five questionable retro cookbooks

by carody culver

According to today’s cookbooks, casually scattered serving spoons and half-eaten dishes of food look artful, wholesome, inviting. In my kitchen, they look like what they are: mess.

How to escape this tyranny of contemporary culinary perfection? Simple – pretend it’s the 1950s (or 1970, at a stretch). What a time to be alive: we could eat bread! There were rivers of mayonnaise! We could make dinners look like tiny art installations by decorating them with orange segments and jelly!

Here are five retro cookbooks that make the world a more wonderful (if more confusing) place.

retro cookbooks 1

The New Radiation Recipe Book

Not as alarming as it sounds – ‘radiation’ refers not to death rays, but to the ‘radiant heat’ from New World gas cookers made by a company called Radiation Limited (a bold marketing move). They published umpteen editions of this book between 1927 and 1970. If you have a gas cooker, you too can experience the delicious taste of radiation – with the added bonus of not killing yourself or those you’re cooking for – and give these recipes a red-hot go, as it were. Highlights include Surprise Potatoes (the surprise being that the only ingredients are potatoes and sausage) and Baked Heart.

Oh! For a French Wife

Don’t know about you, but I’ve always felt my life would be vastly improved if I had a French wife. So too did Sydney socialite Ted Moloney, who penned this collection of classic French-inspired recipes in 1953. In fact, he appears to have had four French wives, which is frankly greedy, but he got his comeuppance – by 1959 he’d released another book called Cooking for Bachelors. Dubious gender politics aside, Ted could teach today’s cookbook authors and their casual-rustic-chic a thing or two. “Rehearsal! Rehearsal!” he insists. “It’s the secret of success with any recipe.” Right on, Ted.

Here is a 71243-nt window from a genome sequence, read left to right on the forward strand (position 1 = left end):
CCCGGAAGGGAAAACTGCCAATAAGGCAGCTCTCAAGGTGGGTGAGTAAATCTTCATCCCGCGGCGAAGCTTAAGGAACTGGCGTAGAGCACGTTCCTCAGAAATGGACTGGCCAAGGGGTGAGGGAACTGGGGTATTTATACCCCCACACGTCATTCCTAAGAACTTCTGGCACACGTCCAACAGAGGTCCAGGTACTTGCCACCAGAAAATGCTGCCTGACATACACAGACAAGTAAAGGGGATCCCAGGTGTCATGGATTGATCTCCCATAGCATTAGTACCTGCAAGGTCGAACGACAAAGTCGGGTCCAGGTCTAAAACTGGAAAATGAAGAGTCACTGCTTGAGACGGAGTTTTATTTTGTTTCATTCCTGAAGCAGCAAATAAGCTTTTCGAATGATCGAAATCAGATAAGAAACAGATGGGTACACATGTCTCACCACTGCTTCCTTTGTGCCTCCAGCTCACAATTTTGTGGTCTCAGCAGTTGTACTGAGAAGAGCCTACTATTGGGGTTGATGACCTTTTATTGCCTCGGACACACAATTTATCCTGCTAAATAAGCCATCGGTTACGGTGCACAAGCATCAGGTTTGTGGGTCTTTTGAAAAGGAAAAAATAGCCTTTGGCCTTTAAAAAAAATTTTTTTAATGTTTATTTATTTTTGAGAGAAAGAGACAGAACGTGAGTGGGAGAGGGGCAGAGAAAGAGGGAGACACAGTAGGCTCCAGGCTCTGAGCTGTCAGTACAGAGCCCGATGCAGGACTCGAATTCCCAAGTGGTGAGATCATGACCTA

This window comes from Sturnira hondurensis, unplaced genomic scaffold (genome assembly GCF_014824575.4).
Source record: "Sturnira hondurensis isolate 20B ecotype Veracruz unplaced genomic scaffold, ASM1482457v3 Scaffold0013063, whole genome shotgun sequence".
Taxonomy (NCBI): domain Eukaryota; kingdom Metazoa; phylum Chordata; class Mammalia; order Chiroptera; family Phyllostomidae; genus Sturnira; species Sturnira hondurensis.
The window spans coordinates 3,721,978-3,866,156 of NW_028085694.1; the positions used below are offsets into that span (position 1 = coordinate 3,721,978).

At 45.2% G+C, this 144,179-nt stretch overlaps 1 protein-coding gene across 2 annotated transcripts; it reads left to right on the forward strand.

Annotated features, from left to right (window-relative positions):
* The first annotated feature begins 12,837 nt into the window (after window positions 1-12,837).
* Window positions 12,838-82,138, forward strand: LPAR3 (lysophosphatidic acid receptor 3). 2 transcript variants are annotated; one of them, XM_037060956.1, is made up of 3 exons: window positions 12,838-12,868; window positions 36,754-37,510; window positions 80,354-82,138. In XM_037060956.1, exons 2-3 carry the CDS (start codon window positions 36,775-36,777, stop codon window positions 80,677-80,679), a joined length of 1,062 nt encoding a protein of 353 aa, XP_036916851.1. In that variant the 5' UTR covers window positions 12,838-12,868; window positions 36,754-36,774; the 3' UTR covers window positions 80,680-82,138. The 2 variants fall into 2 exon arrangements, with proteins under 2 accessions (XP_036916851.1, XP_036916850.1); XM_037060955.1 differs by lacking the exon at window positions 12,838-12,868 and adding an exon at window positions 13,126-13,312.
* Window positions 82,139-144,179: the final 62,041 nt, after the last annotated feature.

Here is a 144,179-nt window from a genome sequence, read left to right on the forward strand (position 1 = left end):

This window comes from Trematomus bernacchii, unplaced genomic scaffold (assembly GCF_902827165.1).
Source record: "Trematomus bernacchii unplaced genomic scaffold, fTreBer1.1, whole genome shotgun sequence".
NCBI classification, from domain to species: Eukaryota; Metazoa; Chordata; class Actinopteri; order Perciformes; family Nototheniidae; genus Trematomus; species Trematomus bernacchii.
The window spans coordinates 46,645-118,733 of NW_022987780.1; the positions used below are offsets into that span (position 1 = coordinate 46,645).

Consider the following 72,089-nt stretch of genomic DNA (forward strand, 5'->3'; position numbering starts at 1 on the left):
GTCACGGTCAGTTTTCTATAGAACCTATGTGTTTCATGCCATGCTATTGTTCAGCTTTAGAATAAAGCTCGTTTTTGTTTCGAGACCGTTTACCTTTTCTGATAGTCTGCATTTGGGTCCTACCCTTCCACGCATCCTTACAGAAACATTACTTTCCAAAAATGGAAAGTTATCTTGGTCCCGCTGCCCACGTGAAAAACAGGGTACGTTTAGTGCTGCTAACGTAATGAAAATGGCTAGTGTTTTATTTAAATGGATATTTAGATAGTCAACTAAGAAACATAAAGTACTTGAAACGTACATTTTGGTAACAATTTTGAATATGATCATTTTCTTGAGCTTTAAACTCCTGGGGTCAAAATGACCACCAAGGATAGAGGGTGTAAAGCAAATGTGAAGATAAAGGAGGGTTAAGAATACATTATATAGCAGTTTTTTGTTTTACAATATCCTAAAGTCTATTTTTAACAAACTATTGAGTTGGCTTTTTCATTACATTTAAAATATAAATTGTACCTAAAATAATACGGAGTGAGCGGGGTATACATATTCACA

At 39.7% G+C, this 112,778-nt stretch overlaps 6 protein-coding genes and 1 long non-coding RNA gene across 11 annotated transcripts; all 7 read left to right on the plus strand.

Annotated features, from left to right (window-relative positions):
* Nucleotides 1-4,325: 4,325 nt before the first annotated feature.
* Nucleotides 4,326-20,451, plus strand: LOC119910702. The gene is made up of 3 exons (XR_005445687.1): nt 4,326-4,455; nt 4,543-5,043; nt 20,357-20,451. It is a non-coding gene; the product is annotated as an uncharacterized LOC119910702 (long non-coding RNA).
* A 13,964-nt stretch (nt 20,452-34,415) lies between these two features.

retro cookbooks 2

The Compleat I Hate to Cook Book

Do you hate to cook? So did Peg Bracken. She hated cooking so much that she wrote a whole book about it. A book of recipes. A cookbook. Wait, what? In Peg’s defence, when she wrote this in 1960, an American woman who wasn’t practically chained to her stove was either under 12, dead or the president’s wife. Peg has no illusions about the drudgery of what she calls “big fat cookbooks” (“they contain too many recipes”), and her no-nonsense volume features refreshingly photo-free chapters with heartening names like Last Minute Suppers, Or This is the Story of Your Life.

How to Give a Vodka Party

‘Why don’t you give a Vodka Party?” asks this 1959 pamphlet published by, uh, Smirnoff Vodka. Look, they’re very persuasive: “It’s fun! It’s smart! It’s different! Socialites and movie stars began it. And now Vodka Parties are being given by clever people… everywhere.” Are you a clever person? You’ll certainly feel extremely clever after working your way through these 23 cocktail recipes. Thankfully, you can soak up the alcohol by preparing some of the pamphlet’s finger food suggestions, which include Broiled Anchovies and Chafing Dish Meat Balls. Hey, it all tastes good after several litres of Russia’s finest.

retro cookbooks 3

The Fanny Hill Cook Book

Lionel H Braun and William Abrams know exactly how you can put the climax back into your cooking. They were inspired by a 19th century erotic novel (I think we can all spot the connection between erotic literature and meal preparation), and their recipes – complete with illustrations that leave absolutely nothing to the imagination – include Hot Bitch in a Blanket (“next time you want to wag a little tail and put something long and hot in an oven, do it dog fashion”), Cunnilinguini, Cheesed Balls and Fellatio Mignon, which requires “your own long-handled poker or spear”. Dinnertime will never be the same.


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